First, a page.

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Brighton, Big Cypress students pray at the pole

Meet at the Pole03Decades have passed since 1990 when a handful of Texas teens gathered under the cover of night to pray at school flagpoles in spite of laws that prohibited organized prayer in the classroom.

This year, more than 3 million students worldwide met Sept. 24 for the national See You at the Pole, outside schools and before classes began, under flags that waved freedom, courage and strength. Included were dozens of students from Ahfachkee School in Big Cypress and Pemayetv Emahakv Charter School in Brighton.

“Every one of us knows there is a God, a Creator, a Son who loves us and sacrificed for us and that we are free to honor Him,” said Pastor Salaw Hummingbird, of Big Cypress First Baptist Church, during the Ahfachkee student assembly held at the Herman L. Osceola Gymnasium flagpole memorial.

At PECS, about 60 students and staff mustered in a breezeway where the school’s Fellowship of Christian Athletes club sponsors Chris Goodwin and Diana Harrison led prayer and songs with Luke Enfinger, a music leader from More 2 Life Church in Okeechobee.

There, sixth-grader Caylie Huff read a poem she wrote for the occasion that included the line, “The Lord is first in my life, my family second and some things in my life are going to be hectic but it will all be OK because Jesus Christ will lead the way.”

The United States Supreme Court banned prayer in public schools through two rulings, one in 1962 and another in 1963. However, according to the United States Department of Education website, “students may organize prayer groups, religious clubs and ‘see you at the pole’ gatherings before school to the same extent that students are permitted to organize other non-curricular student activities groups.”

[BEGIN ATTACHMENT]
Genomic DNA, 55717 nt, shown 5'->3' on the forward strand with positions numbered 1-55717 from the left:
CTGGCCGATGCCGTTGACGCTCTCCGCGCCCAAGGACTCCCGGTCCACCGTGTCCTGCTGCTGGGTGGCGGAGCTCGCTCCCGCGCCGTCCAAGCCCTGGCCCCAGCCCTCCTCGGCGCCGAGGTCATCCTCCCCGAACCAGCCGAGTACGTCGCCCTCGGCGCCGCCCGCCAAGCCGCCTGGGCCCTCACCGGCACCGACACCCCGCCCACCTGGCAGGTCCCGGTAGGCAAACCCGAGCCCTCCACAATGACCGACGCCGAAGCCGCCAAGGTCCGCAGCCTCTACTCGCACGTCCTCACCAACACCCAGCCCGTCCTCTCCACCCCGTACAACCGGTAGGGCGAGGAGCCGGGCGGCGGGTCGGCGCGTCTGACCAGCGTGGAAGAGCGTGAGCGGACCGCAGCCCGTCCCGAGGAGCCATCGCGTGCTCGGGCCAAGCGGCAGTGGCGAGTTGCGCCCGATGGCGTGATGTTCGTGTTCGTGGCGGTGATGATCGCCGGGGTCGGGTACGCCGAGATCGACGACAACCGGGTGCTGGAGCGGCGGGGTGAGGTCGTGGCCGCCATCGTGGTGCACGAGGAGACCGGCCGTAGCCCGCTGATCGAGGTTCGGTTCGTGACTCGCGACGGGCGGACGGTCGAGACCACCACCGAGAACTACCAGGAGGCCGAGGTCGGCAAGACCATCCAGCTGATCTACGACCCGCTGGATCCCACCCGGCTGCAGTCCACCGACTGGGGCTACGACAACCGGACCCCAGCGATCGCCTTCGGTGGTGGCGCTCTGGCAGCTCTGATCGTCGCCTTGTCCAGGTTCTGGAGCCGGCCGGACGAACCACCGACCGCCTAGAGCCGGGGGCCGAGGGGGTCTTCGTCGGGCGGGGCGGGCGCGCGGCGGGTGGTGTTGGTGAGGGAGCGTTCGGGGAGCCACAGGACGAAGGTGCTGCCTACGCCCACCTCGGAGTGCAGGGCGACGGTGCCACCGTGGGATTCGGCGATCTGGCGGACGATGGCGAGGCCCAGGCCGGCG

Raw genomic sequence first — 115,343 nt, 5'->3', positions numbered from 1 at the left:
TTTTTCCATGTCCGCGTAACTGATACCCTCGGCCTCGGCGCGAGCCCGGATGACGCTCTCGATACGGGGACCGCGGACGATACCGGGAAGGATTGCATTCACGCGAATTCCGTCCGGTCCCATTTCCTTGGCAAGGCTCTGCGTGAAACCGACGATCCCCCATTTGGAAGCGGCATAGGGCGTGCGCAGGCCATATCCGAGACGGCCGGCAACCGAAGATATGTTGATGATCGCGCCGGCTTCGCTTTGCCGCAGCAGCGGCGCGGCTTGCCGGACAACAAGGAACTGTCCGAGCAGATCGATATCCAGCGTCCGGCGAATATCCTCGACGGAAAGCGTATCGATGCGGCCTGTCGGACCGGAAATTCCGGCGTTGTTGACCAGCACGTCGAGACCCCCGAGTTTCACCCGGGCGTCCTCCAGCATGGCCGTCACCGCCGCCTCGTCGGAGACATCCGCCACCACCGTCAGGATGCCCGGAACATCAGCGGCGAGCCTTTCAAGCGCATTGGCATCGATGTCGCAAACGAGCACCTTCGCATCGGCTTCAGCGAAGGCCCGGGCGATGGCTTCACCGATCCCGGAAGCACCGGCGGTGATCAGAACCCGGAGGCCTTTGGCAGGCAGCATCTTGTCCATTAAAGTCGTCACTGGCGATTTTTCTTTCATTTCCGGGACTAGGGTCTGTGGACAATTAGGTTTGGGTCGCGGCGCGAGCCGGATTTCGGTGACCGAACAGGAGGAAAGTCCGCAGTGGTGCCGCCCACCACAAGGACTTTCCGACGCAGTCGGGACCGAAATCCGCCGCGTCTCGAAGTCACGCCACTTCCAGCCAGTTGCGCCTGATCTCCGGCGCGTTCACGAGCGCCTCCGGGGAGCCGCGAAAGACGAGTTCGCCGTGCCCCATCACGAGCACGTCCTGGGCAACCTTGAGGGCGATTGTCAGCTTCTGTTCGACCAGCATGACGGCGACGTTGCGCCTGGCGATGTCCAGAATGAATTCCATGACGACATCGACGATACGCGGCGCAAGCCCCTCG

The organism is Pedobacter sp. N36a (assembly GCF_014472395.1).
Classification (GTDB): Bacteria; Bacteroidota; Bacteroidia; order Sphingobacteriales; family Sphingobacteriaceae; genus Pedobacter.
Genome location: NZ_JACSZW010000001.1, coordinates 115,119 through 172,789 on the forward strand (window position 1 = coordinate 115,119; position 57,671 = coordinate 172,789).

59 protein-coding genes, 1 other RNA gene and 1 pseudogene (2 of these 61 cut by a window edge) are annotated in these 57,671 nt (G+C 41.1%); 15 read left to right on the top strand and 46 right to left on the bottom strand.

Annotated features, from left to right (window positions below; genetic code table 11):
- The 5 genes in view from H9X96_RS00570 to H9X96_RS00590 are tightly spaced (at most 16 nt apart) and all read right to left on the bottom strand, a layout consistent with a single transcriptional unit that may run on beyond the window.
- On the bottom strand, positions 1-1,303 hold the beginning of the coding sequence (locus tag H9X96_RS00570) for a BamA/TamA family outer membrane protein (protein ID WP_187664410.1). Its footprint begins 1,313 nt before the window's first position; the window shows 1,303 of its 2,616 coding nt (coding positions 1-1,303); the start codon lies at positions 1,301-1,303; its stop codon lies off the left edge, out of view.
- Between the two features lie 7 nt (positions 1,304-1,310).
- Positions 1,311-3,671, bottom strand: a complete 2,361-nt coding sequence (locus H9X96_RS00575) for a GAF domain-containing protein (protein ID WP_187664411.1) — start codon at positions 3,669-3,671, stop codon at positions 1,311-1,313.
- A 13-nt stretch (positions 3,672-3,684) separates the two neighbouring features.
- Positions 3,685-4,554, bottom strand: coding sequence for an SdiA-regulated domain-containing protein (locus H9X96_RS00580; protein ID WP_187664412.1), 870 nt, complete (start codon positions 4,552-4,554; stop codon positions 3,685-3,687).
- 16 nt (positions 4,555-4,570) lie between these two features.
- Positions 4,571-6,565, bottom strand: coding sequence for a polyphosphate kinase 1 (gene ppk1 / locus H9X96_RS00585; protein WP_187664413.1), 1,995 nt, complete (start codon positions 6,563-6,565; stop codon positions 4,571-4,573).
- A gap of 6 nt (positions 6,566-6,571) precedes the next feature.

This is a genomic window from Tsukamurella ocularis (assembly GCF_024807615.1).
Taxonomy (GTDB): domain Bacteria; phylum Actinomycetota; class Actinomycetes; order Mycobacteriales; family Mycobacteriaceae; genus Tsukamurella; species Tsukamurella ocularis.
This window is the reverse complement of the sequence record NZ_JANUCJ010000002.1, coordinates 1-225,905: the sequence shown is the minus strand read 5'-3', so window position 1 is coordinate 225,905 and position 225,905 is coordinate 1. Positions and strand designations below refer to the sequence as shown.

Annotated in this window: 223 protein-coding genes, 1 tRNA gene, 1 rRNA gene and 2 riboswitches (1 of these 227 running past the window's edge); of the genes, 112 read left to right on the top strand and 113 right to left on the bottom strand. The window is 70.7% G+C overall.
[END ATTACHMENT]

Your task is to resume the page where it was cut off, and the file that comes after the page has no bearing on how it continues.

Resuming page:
Ahfachkee and PECS students chose to observe See You at the Pole, though the schools are on Tribal land and sovereign by most standards.

“It is for that freedom that we are here. That is what we stand for,” Hummingbird said.

Hummingbird, Big Cypress New Testament Baptist Church Pastor Arlen Payne, Jonah Cypress and Big Cypress First Baptist Church’s new youth director Tracy Hernandez pooled children to stand hand in hand in prayer.

Hernandez compared the event to the biblical story of David and Goliath in which David, a mere youth, puts his faith in God to defeat the seemingly invincible giant Goliath.

“The theme this year is, ‘Never Stop Praying,’” Hernandez said. “We have many reasons to pray and we pray to win against our hugest giants.”

Children were urged to pray daily for each other and their families, schools and Tribal leaders.

Big Cypress Board Rep. Joe Frank and Big Cypress Councilman Mondo Tiger further encouraged the students.

“We are all here because we are the answer to someone’s prayer,” Rep. Frank said. “Whether you call Him Jehovah, the Creator, God, Allah or Yahweh, don’t be afraid to talk to Him.”